Spied! Kawasaki electric bike with removable battery

Although Kawasaki hasn’t released an electric prototype to the public yet, Team Green has been busily working on all sorts of EV tech behind the scenes. NDTV has dug up patent images show an important step in that process: an electric Kawi with swappable battery.

The machine in the patent drawings is a full-sized motorcycle, and the battery looks like it would be fairly heavy. This is interesting, because the recently-announced consortium of Japanese manufacturers is working on removable, swappable batteries, but they’re intended to work on commuter-style machines.

Looks like quite a deal, getting the battery out.

The bike here appears to be intended for more sporty, all-round riding, which would require more battery capacity to facilitate higher speeds or longer distances. In turn, that means a bigger battery, which means it’s going to be more expensive, and more difficult to lug around for charging. By the looks of the patent drawing, a user would need a dolly to move the battery around.

That would make this machine potentially unappealing for urban commuters, who’d quickly tire of hauling a heavy battery around every day. The smaller batteries required for 50 cc-equivalent stepthroughs, as already seen in the Honda PCX Electric, would work well in this scenario, which is why the Big Four are working on that plan.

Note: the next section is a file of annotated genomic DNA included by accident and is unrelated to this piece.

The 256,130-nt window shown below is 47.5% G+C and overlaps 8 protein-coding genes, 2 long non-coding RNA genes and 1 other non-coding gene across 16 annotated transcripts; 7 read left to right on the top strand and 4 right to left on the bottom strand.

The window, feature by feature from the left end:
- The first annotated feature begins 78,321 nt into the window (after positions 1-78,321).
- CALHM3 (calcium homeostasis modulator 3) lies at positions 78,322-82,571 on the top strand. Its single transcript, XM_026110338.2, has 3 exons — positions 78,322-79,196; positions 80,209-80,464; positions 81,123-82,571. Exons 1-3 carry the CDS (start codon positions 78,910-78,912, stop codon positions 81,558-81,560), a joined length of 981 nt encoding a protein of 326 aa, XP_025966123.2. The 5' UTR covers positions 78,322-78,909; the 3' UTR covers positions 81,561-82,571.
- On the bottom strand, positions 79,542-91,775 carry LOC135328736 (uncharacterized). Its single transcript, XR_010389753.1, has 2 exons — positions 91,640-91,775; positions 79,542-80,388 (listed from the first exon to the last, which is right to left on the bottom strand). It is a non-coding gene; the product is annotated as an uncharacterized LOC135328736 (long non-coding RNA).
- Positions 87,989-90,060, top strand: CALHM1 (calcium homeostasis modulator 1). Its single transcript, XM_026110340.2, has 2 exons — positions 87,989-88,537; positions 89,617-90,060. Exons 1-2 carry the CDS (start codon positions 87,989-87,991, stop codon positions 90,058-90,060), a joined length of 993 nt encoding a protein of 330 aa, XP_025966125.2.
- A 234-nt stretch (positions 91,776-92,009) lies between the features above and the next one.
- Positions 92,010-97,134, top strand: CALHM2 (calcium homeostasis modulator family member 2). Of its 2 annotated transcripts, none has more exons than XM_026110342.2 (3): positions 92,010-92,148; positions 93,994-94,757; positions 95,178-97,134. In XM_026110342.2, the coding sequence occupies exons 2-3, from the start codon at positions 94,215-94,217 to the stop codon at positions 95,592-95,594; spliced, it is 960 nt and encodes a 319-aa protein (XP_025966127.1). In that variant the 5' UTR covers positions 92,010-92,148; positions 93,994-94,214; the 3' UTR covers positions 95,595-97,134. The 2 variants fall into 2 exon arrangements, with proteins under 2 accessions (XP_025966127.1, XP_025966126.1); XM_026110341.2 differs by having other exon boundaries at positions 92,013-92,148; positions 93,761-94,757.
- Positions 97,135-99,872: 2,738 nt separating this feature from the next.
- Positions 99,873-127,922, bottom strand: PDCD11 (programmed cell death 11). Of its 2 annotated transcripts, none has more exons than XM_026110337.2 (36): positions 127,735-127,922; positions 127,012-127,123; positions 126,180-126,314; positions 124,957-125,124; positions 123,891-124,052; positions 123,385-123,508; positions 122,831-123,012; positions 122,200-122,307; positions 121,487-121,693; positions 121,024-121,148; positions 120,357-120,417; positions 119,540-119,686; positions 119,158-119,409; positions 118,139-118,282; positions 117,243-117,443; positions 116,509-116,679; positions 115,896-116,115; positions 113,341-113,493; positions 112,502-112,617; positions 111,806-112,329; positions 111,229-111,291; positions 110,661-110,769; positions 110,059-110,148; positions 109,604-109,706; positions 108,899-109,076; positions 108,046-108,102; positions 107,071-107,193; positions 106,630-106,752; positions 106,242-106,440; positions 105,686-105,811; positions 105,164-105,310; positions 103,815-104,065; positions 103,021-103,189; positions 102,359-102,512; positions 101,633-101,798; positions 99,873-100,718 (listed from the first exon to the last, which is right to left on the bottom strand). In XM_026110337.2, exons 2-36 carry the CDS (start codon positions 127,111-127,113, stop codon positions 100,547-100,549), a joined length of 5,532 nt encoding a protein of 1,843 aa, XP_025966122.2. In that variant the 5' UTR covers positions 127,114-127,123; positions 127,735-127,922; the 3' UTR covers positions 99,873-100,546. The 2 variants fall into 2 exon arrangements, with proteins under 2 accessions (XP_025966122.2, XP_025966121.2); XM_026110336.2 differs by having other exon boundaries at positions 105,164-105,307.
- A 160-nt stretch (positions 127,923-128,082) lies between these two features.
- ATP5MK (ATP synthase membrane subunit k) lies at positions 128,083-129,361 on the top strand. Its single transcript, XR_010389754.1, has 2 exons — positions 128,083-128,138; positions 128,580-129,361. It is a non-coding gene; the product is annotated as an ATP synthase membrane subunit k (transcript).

A sporty bike like this would require a decently large battery, if the rider was to expect high performance or range.

However, if you’re at an event like a track day, this oversized battery pack wouldn’t be such a big deal, leaving us to wonder once again: is the future of performance motorcycling going to be restricted to the track?

3 thoughts on “Spied! Kawasaki electric bike with removable battery”

  1. If you look at the “Related” list, they have been working on this for 7 years. Let’s see something on the road! Honda has a prototype electric dirt bike that they have been showing off. A least they are building something…

  2. I wonder why they don’t use multiple slide in batteries that are easier to handle. Like four 60 volt batteries for a 240 volt system. A lot of higher powered electric tools are using a 2 battery system.

    1. Multiple batteries seems like a reasonable solution. Like a cartridge type system. For short range need, could you load half the batteries, for lighter weight, and then load all cartridges for a longer range need?

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